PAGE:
Remark: The same source is also used for the history of Persian cats.
In the 17th century the Turkish Angora reached France. Famous aristocratic
people should have had Turkish Angora:
Louis XV (February 15, 1710 Versailles -
May 10, 1774 Versailles),
Marie-Antoinette (November 2, 1755
Vienna, executed on October 16, 1793 in Paris),
Cardinal Richelieu (Armand-Jean I. du Plessis de Richelieu, September 9, 1585
Castle Richelieu, Dépt. Indre-et-Loire - December 4, 1642 Paris) had a black
Angora, called Lucifer, which was a gift from
Nicolas-Claude Fabri de Peiresc, 1580-1637,
who imported white Angora cats from Ankara and gave a kitten to the cardinal.
Peiresc can be found at peiresc.org.
Cardinal Richelieu had 14 cats, with the names: Ludoviska, Rubis sur l'Ongle,
Serpolet, Pyrame, Thisbe, Racan, Perruque, Mounard le Fougueux, Soumise,
Gazette, Ludovic le Cruel, Mimi-Paillon, Felimare, Lucifer.
|Louis VIII and
Cardinal Richelieu with his cats
Georges-Louis Leclerc, Comte de Buffon (September 7, 1707 -
April 16, 1788), French naturalist, mathematic, biologist, author, wrote in
volume VI, pages 11-13:
"Il y a en Perse, dit Pietro della Valle (c), une espèce de
chats qui sont proprement de la province du Chorazan ; leur grandeur et leur
forme est comme celle du chat ordinaire ; leur beauté consiste dans leur couleur
et dans leur poil, qui est gris sans aucune moucheture et sans nulle tache,
d’une même couleur par tout le corps, si ce n’est qu’elle est un peu plus
obscure sur le dos et sur la tête, et plus claire sur la poitrine et sur le
ventre, qui va quelquefois jusqu’à la blancheur, avec ce tempérament agréable de
clair-obscur, comme parlent les Peintres qui, mêlés l’un dans l’autre, font un
merveilleux effet : de plus leur poil est délié, fin, lustré, mollet, délicat
comme la soie, et si long, que quoiqu’il ne soit pas hérissé, mais couché, il
est annelé en quelques endroits, et particulièrement sous la gorge. Ces chats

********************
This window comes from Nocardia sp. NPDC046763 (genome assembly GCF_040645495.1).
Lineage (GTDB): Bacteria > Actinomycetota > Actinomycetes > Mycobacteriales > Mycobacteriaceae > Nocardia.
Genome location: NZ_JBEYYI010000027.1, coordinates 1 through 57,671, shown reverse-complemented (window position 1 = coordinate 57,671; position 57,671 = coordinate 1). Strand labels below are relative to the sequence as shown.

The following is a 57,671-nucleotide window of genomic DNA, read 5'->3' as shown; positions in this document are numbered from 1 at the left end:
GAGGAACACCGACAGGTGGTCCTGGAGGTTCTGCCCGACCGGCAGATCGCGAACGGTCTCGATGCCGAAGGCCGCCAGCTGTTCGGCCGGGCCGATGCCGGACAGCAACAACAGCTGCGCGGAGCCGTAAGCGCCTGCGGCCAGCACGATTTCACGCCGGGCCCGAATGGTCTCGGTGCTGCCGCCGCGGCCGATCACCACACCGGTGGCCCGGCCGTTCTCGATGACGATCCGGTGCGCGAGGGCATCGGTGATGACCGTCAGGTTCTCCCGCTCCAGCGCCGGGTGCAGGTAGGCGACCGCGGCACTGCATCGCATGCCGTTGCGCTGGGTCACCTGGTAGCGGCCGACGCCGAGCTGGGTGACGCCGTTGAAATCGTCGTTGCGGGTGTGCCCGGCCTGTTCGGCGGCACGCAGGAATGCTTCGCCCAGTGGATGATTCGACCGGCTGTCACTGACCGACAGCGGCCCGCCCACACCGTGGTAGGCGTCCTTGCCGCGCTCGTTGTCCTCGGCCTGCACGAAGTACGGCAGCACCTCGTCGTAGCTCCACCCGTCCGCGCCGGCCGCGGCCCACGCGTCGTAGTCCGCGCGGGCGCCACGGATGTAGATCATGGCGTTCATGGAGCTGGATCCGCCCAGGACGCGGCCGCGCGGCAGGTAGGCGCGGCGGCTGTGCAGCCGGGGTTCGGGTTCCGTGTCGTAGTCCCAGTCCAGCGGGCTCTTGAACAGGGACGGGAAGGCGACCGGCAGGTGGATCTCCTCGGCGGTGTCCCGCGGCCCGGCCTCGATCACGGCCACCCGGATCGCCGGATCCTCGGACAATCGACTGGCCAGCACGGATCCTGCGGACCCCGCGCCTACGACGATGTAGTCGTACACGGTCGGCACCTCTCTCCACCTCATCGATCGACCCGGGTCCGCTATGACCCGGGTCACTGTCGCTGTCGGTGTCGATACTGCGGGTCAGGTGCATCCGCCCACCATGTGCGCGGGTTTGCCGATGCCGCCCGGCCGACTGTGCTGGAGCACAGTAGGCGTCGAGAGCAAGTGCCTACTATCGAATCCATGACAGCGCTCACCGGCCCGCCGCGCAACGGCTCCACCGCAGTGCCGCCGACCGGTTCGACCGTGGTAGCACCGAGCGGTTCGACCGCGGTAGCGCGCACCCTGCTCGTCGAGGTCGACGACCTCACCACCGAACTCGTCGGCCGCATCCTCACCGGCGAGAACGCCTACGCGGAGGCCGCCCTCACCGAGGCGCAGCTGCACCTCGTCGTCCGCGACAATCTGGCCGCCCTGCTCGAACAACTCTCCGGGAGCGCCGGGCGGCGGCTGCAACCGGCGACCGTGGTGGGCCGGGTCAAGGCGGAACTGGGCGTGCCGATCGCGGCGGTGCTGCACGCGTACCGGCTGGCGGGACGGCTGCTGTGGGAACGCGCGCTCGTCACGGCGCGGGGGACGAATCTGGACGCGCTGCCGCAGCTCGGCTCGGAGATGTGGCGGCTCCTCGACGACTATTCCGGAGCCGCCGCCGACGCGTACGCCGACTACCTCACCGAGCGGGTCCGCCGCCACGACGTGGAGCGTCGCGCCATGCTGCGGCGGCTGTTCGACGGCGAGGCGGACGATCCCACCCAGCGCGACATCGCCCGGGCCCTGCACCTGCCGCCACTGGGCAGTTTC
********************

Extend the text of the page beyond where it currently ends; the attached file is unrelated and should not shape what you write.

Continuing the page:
sont entre les autres chats ce que les barbets sont entre les chiens : le plus
beau de leur corps est la queue, qui est fort longue et toute couverte de poils
longs de cinq ou six doigts ; ils l’étendent et la renversent sur leur dos comme
sont les écureuils, la pointe en haut en forme de panache ; ils sont fort privés
: les Portugais en ont porté de Perse jusqu’aux Indes. Pietro della Valle ajoute
qu’il en avoit quatre couples, qu’il comptoit porter en Italie. On voit par
cette description, que ces chats de Perse ressemblent par la couleur à ceux que
nous appelons chats chartreux, et qu’à la couleur près ils ressemblent
parfaitement à ceux que nous appelons chats d’Angora. Il est donc vraisemblable
que les chats du Chorazan en Perse, le chat d’Angora en Syrie et le chat
chartreux ne font qu’une même race, dont la beauté vient de l’influence
particulière du climat de Syrie, comme les chats d’Espagne, qui sont rouges,
blancs et noirs, et dont le poil est aussi très-doux et très-lustré, doivent
cette beauté à l’influence du climat de l’Espagne.....
devenu domestique, le poil s’est radouci, les couleurs ont varié, et dans le
climat favorable du Chorazan et de la Syrie le poil est devenu plus long, plus
fin, plus fourni, et les couleurs se sont uniformément adoucies, le noir et le
roux sont devenus d’un brun-clair, le gris-brun est devenu gris-cendré, et en
comparant un chat sauvage de nos forêts avec un chat chartreux, on verra qu’ils
ne diffèrent en effet que par cette dégradation nuancée de couleurs ; ensuite,
comme ces animaux ont plus ou moins de blanc sous le ventre et aux côtés, on
concevra aisément que pour avoir des chats tout blancs et à longs poils, tels
que ceux que nous appelons proprement chats d’Angora, il n’a fallu que choisir
dans cette race adoucie ceux qui avoient le plus de blanc aux côtés et sous le
ventre, et qu’en les unissant ensemble on sera parvenu à leur faire produire des
chats entièrement blancs comme on l’a fait aussi pour avoir des lapins blancs,
des chiens blancs, des chèvres blanches, des cerfs blancs, des daims blancs,
Buffon, volume VI: The cat of Angora
The Angora cat is described on page 23.
The main work of Buffon is: